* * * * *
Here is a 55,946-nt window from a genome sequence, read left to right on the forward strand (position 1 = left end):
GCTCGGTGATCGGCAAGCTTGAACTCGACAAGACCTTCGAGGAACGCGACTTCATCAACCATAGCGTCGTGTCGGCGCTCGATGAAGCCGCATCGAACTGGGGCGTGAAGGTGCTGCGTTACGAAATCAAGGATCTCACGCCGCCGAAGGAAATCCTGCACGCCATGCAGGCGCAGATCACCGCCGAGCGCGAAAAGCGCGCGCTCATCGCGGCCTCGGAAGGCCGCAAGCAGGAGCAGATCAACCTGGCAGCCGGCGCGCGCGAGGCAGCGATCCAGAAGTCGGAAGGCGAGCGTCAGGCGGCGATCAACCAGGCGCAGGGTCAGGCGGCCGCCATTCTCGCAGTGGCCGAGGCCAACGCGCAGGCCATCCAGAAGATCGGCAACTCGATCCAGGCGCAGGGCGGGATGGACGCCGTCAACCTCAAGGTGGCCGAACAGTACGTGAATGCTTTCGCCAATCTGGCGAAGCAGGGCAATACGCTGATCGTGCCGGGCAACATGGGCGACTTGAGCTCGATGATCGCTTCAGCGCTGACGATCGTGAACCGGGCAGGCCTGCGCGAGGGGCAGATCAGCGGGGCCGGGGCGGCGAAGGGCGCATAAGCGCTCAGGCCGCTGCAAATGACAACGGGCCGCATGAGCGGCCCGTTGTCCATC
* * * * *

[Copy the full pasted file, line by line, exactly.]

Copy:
Here is a 55,946-nt window from a genome sequence, read left to right on the forward strand (position 1 = left end):
GCTCGGTGATCGGCAAGCTTGAACTCGACAAGACCTTCGAGGAACGCGACTTCATCAACCATAGCGTCGTGTCGGCGCTCGATGAAGCCGCATCGAACTGGGGCGTGAAGGTGCTGCGTTACGAAATCAAGGATCTCACGCCGCCGAAGGAAATCCTGCACGCCATGCAGGCGCAGATCACCGCCGAGCGCGAAAAGCGCGCGCTCATCGCGGCCTCGGAAGGCCGCAAGCAGGAGCAGATCAACCTGGCAGCCGGCGCGCGCGAGGCAGCGATCCAGAAGTCGGAAGGCGAGCGTCAGGCGGCGATCAACCAGGCGCAGGGTCAGGCGGCCGCCATTCTCGCAGTGGCCGAGGCCAACGCGCAGGCCATCCAGAAGATCGGCAACTCGATCCAGGCGCAGGGCGGGATGGACGCCGTCAACCTCAAGGTGGCCGAACAGTACGTGAATGCTTTCGCCAATCTGGCGAAGCAGGGCAATACGCTGATCGTGCCGGGCAACATGGGCGACTTGAGCTCGATGATCGCTTCAGCGCTGACGATCGTGAACCGGGCAGGCCTGCGCGAGGGGCAGATCAGCGGGGCCGGGGCGGCGAAGGGCGCATAAGCGCTCAGGCCGCTGCAAATGACAACGGGCCGCATGAGCGGCCCGTTGTCCATC